The compilers of the Falaise Roll included not only Wadard and Vital but hundreds of others as well. They used the poet Wace extensively. Wace, writing an account of the battle a century after it had happened, gives us 116 additional names, but his lateness as a source has generally meant that he has been dismissed by modern historians as unreliable. More obviously unreliable are the various redactions of the 'Battle Roll', which purports to be a record of the principal knights who fought at Hastings preserved at Battle Abbey, the monastery that William founded on the spot where Harold fell. The 'Battle Roll' is nowadays considered to have been compiled only in the fourteenth century and to be worthless as evidence. Following the stormy meeting of the Society of Genealogists the matter rested for another decade. In the 1940s the question was re-examined by Professor David Douglas.2 Using scattered charter evidence, the Carmen de Hastingae Proelio and Orderic Vitalis, Douglas was able to stretch the number of persons who were proven, or at least highly probable, companions-in-arms of Duke William up to twenty-seven identifiable individuals. On the basis of the Bayeux Tapestry, Wadard and Vital were now accorded the distinction of falling into the 'highly probable' category. This White was now prepared to concede. Although they are not actually shown taking part in the battle, it does indeed seem highly probable that both Wadard and Vital were present and fought at Hastings. The artist evidently had his own reasons for limiting the named warriors in the actual battle scenes to the trio of more important men - Odo, William and Eustace.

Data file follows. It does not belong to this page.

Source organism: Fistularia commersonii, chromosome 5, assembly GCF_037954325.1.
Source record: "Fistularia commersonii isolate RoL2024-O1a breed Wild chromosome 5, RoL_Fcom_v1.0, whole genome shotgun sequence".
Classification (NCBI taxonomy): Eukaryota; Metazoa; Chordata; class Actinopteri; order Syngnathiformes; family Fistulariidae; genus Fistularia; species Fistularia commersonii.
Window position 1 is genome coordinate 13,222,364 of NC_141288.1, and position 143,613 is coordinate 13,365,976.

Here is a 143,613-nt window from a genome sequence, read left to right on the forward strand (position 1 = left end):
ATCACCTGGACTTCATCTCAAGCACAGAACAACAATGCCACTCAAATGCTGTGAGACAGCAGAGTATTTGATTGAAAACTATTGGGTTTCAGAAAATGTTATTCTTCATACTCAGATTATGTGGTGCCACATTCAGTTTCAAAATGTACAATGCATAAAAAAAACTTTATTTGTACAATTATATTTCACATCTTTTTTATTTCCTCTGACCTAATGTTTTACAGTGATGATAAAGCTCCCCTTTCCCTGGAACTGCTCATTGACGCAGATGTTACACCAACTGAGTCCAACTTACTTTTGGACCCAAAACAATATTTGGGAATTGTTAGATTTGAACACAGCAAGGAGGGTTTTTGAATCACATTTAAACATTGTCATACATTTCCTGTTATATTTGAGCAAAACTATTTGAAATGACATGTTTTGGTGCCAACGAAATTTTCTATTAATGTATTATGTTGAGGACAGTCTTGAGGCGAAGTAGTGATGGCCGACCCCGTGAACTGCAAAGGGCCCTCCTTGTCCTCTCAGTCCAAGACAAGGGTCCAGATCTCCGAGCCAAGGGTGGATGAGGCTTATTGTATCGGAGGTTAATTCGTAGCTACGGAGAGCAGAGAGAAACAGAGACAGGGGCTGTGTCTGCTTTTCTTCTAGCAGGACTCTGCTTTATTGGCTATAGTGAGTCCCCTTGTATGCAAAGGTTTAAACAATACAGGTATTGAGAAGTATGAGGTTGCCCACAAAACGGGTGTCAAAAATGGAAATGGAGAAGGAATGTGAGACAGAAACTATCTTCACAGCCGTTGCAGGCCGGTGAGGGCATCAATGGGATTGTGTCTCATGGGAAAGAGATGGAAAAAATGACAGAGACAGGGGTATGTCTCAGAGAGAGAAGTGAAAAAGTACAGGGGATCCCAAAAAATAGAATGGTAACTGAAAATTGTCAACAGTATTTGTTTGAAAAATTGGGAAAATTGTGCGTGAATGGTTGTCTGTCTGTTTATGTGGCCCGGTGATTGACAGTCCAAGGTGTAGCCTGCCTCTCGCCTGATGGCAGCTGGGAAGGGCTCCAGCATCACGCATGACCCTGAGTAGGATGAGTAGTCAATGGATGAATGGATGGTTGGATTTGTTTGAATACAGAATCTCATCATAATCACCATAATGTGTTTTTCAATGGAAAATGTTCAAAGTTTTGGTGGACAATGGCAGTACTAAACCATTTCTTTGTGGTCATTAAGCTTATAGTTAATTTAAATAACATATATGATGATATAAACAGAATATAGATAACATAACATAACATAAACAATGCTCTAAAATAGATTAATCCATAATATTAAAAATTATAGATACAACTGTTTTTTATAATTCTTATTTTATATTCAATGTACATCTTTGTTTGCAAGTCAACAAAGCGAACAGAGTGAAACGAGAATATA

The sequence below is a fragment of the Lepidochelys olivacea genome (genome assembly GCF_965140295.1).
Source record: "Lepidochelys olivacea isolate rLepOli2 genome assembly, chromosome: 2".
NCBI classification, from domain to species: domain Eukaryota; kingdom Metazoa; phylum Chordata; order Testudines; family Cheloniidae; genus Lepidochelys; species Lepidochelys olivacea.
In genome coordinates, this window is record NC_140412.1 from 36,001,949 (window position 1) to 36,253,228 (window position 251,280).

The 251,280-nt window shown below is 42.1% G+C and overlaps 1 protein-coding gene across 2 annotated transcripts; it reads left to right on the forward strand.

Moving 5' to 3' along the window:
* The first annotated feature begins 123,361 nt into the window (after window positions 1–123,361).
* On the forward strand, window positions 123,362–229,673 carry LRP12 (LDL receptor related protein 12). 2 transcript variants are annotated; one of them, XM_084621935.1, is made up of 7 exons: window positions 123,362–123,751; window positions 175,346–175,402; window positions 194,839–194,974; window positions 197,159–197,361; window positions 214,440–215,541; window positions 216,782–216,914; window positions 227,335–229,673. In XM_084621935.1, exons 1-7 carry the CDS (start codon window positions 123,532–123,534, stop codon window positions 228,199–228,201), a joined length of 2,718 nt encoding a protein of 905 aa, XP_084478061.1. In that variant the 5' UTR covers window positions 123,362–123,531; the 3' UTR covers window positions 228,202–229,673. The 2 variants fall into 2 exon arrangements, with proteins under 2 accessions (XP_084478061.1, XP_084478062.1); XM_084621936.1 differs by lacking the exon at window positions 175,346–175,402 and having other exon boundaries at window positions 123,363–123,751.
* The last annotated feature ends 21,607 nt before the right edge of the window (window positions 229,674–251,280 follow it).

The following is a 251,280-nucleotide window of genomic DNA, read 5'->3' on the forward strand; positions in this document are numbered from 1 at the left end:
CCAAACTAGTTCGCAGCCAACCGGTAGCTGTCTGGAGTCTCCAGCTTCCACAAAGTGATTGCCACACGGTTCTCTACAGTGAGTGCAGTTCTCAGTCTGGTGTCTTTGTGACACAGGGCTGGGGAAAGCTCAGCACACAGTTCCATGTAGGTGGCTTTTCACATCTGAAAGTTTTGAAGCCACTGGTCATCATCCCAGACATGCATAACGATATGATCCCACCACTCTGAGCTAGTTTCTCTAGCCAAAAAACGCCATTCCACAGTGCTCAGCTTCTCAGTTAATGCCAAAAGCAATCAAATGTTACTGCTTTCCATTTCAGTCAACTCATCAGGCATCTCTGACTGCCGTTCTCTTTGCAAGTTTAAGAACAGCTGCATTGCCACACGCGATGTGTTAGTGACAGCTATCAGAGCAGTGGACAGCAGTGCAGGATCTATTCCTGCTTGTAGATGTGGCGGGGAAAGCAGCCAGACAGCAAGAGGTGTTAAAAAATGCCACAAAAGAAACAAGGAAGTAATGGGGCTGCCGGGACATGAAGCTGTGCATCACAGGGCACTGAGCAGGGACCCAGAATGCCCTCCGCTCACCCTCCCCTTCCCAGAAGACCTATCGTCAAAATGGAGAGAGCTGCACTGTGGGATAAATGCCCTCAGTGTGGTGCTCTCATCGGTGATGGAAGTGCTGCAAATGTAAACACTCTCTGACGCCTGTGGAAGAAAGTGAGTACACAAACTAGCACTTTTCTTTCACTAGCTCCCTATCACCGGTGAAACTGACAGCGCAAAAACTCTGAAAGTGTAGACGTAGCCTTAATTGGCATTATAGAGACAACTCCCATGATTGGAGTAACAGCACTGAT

The latest interpretation of the Carmen adds a handful of further names to the small roster of proven or highly probable companions - the French baron Robert Gilfard, Hugh, brother of Count Guy of Ponthieu, and Taillefer. Robert Gilfard and Hugh of Ponthieu are named in the Carmen (along with Count Eustace and Duke William) as those who kill Harold. Taillefer juggles with his sword at the front line of the invading army. Although dismissed as a figure of romance, the early date now attributed to the Carmensuggests that Taillefer was a real person, though like Robert and Hugh he was very probably French rather than Norman. Dr Elisabeth van Houts has reassessed the evidence of the 116 predominantly Norman names given to us by Wace and also shown that, whilst it is not infallible, Wace's list should not be dismissed as cursorily as it has been in the past.3